Worship Leader: Star or Servant?

How do you know if you’re a servant?  By how you act when you’re treated like one.  Do get upset because the pastor asks you to change a song?  Do you take the opportunity to let everyone know it’s not your decision, but you’re being made to do it?  After all, the pastor is more like a business guy and you’re the truly spiritual one.  Do you serve your team and prepare ahead of time so they can be prepared or do you expect them to put up with your lack of organization and just “flow with the Spirit?”  Are you late for rehearsals because you were last minute throwing things together?  Do you expect everyone to help you look good or are you giving your team what they need to succeed?  Do you gossip about your leaders behind their back and spread division because you’re not getting your way?  Do you know what God is doing in your church and are you supporting that vision or are you imposing your idea of what worship should be on your church?  Do you sit under the teaching of the Word because you’re a true worshipper who loves God or do you endure the Bible Study because you’re really there for the music?  A true worshipper loves to sit and listen to God’s Word because it’s God speaking to them.  A star only wants to play and shine so that everyone can see how good they “worship.”

I had the joy of serving with Pastor Chuck Smith as his worship leader at Calvary Chapel of Costa Mesa.  On a couple of occasions he asked if I would play a specific song.  It fit with his message and it was an opportunity for me to understand his heart.  Without hesitation I made the changes to the set list we rehearsed and fulfilled his request.  Why did I do that?  Because I loved my pastor, I loved the Lord, I loved the church and I was willing to serve in any way I could out of that love.  I didn’t see it as a negative because I wasn’t there to be served, but to serve.  That’s the difference between a servant and a hireling.  A hireling is there to do a job and gets upset when he doesn’t get to do the job his way.  A servant is there out of love and because they love and think the best of those they are serving they willingly make adjustments to more effectively serve.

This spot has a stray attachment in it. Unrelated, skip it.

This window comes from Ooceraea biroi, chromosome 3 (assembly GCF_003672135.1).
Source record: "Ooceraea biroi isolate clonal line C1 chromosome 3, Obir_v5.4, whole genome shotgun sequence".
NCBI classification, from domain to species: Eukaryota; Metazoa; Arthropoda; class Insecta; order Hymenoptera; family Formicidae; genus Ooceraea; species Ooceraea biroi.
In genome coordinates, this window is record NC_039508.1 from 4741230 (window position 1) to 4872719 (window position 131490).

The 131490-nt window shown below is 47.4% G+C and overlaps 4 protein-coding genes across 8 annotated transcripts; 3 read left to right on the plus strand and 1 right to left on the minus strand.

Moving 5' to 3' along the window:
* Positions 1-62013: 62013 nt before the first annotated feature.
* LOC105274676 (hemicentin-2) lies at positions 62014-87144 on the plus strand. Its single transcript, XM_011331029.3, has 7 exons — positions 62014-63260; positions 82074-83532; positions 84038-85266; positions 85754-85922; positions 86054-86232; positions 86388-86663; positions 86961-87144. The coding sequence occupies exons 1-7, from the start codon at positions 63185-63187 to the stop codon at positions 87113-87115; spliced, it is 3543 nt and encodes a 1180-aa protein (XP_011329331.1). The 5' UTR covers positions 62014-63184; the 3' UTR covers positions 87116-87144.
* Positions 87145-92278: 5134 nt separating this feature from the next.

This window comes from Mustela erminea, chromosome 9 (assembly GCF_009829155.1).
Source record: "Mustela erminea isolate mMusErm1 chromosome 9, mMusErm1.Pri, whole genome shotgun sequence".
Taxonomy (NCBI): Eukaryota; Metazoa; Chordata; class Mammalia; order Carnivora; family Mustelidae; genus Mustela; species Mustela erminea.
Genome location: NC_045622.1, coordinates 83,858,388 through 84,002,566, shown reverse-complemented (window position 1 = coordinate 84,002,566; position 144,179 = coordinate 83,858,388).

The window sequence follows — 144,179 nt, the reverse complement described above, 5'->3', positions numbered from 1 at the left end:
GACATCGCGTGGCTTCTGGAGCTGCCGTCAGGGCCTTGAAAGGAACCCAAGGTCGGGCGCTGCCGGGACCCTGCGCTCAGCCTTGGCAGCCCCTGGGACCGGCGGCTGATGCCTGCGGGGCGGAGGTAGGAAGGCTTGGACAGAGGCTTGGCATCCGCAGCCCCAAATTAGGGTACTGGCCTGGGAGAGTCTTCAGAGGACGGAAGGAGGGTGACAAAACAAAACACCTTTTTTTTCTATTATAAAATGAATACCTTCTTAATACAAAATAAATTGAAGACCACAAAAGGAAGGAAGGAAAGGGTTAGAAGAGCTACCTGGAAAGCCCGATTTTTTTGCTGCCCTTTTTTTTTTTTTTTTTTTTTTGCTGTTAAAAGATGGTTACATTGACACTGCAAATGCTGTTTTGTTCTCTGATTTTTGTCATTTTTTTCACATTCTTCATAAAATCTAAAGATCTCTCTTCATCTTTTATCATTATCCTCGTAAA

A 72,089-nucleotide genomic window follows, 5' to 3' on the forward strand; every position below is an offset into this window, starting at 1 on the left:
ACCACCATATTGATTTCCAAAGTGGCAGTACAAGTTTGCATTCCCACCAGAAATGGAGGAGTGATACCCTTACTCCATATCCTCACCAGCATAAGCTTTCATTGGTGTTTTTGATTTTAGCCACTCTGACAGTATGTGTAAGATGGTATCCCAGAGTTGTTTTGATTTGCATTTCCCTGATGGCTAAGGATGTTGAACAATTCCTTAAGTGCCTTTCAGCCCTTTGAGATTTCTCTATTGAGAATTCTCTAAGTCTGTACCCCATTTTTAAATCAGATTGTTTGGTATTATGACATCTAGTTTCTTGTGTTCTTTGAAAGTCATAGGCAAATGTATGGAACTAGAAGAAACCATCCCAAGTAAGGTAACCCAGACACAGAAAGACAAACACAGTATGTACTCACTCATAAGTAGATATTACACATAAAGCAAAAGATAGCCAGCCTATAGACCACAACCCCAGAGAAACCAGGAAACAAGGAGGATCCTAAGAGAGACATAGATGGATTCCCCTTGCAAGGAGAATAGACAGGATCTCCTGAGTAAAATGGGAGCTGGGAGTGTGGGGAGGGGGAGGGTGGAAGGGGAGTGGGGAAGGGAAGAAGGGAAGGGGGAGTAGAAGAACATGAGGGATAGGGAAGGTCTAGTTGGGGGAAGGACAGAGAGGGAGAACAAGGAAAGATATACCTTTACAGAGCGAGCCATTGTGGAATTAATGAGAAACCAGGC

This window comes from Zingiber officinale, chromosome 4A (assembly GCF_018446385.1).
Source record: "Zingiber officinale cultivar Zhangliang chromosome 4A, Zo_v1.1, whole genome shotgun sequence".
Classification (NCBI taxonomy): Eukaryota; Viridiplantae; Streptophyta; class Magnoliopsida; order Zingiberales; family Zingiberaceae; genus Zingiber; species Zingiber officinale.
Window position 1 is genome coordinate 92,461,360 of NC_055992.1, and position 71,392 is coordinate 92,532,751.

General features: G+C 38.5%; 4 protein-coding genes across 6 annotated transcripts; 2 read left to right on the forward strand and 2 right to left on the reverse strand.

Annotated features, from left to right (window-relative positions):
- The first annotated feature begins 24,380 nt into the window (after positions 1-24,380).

One of the greatest examples I’ve ever experienced of a worship leader servant is Matt Redman.  We had him speak at a Worship Life Conference and before we led worship he spoke to me about what songs he should do, how he should do them and for how long.  He was very sensitive to meeting our needs.  I will never forget his servants heart.  If I would have said to him, do nothing but hymns I’m convinced he would have joyfully fulfilled my request and it would have been one of the most anointed times of worship we’ve ever experienced.  I’ve worked with many talented worship leaders who will never be great because they do not have a heart to serve.  They want to do things their way only and anything else is an imposition to them.

My prayer for you, from worship leader to another, is you will take time to hear God’s heart for your church, hear your pastor’s heart for your church and serve your church faithfully and with joy.  When you are treated like a servant you will respond with grace as you fulfill every request because ultimately the one you are serving is Jesus.  If you want to be great in His kingdom learn to be the servant of all.

Author, songwriter and speaker Holland Davis is the Senior Pastor Worship Life Calvary Chapel in San Clemente, California. To learn more about his book, Let It Rise: A Manual for Worship, go to www.letitrisebook.com

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